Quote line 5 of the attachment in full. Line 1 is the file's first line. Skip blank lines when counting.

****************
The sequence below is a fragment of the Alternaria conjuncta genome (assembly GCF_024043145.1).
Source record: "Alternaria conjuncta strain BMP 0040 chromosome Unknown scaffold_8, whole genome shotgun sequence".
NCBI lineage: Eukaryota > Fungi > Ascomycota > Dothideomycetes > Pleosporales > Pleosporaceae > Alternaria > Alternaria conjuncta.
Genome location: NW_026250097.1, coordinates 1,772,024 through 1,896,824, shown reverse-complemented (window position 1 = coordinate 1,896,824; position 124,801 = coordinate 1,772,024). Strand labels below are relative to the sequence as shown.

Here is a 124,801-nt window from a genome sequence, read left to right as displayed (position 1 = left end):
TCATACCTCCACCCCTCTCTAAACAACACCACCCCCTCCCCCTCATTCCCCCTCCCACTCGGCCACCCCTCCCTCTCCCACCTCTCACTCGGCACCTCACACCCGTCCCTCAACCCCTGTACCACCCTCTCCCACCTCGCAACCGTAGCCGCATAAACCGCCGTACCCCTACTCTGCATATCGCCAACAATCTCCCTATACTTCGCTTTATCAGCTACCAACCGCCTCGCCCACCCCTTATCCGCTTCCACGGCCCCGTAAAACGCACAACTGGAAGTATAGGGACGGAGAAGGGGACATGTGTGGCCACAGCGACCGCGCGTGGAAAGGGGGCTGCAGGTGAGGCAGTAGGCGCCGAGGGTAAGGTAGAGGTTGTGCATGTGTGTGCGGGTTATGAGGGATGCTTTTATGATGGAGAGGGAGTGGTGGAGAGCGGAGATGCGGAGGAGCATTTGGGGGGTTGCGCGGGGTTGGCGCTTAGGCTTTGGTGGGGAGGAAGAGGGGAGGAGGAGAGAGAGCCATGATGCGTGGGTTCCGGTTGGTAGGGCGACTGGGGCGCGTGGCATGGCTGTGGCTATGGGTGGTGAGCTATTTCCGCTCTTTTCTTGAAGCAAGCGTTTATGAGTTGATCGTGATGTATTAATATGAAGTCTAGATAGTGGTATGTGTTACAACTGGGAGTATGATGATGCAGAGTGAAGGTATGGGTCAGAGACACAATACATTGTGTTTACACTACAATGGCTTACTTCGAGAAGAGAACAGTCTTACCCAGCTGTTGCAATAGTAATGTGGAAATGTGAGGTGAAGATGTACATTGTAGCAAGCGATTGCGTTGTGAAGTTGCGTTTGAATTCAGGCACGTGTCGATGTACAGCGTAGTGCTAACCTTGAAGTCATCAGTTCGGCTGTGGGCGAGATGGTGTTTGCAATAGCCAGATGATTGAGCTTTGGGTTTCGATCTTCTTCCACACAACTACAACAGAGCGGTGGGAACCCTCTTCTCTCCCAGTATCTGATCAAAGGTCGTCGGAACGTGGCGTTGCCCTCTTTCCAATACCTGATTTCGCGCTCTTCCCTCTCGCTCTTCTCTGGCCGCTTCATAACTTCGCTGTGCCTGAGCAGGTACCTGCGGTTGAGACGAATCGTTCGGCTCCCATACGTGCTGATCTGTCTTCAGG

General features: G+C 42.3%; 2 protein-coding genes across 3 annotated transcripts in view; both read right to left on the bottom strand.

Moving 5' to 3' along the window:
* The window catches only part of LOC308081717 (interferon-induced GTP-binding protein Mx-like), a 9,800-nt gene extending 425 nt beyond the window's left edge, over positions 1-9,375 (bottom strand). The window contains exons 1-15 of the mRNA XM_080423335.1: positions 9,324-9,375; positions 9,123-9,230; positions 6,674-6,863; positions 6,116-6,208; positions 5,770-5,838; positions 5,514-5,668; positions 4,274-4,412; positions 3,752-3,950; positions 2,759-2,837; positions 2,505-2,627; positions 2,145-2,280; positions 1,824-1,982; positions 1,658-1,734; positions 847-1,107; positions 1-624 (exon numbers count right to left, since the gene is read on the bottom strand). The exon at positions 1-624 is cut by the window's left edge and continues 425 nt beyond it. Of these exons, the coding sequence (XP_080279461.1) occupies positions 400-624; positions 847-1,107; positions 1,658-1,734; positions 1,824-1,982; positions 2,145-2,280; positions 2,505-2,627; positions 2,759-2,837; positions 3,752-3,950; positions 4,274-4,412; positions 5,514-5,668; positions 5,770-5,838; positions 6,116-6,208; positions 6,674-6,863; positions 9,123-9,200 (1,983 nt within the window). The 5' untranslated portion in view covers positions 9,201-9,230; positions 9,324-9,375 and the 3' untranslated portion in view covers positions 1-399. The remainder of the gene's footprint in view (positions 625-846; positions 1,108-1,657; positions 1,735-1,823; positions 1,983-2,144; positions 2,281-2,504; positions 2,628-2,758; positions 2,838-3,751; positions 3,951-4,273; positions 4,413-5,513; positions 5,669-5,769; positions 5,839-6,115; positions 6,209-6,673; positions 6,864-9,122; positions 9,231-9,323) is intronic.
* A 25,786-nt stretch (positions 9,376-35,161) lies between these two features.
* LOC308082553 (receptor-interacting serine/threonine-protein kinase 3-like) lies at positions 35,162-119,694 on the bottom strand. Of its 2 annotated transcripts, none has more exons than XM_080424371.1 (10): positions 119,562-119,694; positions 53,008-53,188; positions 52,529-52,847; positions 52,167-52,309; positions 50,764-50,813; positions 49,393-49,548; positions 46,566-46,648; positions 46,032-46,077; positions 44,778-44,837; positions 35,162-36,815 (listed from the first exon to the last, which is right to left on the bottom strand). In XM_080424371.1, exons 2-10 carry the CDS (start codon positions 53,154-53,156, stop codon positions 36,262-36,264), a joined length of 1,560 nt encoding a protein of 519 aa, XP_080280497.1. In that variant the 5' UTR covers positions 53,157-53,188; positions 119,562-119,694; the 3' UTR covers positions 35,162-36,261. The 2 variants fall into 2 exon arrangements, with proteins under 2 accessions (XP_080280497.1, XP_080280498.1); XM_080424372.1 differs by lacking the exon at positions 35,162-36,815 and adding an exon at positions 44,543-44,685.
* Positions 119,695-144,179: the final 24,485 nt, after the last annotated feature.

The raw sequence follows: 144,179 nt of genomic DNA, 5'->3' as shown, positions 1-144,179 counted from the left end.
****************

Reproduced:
Here is a 124,801-nt window from a genome sequence, read left to right as displayed (position 1 = left end):